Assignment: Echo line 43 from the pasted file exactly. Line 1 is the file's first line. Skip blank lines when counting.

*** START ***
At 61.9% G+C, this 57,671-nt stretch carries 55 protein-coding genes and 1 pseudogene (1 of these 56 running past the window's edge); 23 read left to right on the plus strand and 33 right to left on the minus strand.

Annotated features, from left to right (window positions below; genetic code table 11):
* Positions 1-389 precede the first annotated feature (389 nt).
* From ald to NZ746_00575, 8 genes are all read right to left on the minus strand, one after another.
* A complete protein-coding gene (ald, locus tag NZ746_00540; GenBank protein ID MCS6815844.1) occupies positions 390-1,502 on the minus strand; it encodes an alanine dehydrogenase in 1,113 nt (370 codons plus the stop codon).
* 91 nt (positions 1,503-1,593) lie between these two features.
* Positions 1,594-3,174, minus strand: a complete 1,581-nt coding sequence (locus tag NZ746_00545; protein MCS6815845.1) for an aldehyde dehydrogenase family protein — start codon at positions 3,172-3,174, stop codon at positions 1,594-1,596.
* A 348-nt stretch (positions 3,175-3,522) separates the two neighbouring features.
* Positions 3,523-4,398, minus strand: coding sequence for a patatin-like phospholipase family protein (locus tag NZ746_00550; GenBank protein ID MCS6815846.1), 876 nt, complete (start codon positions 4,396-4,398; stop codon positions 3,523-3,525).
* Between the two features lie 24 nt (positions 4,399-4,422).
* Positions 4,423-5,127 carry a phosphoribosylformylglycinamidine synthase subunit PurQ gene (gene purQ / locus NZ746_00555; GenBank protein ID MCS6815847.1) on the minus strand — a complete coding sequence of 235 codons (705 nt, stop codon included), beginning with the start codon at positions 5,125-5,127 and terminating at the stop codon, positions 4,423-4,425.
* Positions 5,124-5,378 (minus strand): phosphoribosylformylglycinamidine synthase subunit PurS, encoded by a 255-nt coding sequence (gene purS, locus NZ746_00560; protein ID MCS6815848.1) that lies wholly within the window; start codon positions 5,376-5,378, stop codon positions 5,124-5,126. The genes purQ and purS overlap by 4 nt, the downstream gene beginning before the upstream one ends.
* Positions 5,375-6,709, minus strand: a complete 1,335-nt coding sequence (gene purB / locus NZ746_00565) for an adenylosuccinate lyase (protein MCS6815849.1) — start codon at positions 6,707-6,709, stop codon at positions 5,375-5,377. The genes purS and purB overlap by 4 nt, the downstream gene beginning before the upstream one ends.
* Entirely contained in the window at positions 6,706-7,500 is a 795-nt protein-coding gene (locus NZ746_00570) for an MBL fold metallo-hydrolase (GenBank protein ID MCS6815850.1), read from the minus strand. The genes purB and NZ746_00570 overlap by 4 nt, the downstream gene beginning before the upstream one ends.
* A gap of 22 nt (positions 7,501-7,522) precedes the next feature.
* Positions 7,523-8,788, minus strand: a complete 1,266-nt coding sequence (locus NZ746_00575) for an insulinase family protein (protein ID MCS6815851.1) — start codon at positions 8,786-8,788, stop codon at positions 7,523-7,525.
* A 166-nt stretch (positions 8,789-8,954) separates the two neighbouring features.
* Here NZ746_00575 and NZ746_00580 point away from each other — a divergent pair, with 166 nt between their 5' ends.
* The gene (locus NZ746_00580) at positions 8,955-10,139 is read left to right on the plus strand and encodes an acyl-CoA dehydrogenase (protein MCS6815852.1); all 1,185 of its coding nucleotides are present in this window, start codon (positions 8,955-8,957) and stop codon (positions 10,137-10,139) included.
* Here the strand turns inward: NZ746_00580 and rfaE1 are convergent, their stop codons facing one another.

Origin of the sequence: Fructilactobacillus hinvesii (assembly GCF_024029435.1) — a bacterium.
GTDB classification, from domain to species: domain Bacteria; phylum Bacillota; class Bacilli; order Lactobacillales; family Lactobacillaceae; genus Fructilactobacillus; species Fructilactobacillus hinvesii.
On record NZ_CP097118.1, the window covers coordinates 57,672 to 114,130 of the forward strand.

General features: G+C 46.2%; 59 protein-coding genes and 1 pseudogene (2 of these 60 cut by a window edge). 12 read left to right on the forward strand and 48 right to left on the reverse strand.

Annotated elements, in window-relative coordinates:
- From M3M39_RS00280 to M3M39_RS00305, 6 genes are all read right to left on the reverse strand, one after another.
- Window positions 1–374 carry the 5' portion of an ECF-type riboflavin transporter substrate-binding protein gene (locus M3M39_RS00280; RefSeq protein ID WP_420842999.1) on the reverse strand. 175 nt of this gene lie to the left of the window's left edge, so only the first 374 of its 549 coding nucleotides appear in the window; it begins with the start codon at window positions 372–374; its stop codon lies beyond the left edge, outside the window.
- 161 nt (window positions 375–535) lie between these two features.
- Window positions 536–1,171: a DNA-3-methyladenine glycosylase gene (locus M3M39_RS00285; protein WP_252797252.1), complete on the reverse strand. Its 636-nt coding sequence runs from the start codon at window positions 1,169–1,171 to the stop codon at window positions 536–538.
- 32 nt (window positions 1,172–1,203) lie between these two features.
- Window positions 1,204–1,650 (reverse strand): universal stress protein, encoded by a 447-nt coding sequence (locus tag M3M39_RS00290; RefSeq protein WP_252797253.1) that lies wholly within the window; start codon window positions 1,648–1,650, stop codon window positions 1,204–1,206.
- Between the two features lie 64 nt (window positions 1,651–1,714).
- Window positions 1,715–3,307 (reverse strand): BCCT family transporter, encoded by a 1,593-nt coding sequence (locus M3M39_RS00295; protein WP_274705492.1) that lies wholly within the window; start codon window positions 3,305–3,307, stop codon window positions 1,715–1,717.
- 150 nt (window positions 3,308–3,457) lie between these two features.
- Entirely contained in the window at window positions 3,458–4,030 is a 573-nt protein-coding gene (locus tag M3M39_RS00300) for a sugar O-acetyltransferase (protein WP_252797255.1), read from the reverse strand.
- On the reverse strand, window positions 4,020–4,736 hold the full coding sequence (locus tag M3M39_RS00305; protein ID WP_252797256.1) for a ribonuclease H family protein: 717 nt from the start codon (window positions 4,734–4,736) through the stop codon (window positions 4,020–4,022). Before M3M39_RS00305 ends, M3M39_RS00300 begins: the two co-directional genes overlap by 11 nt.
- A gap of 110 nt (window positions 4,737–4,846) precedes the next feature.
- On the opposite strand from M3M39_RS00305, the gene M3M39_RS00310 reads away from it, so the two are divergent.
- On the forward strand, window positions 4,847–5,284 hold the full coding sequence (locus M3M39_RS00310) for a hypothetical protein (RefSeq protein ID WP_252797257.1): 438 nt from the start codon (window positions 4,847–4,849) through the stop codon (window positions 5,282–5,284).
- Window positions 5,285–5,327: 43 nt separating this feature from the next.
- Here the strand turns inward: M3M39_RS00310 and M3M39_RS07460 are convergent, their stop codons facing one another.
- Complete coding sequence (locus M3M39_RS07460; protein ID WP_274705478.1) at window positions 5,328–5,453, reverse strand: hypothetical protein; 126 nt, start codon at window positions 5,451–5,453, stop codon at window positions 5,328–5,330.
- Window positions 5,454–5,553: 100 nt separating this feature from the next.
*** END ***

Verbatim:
- Window positions 5,454–5,553: 100 nt separating this feature from the next.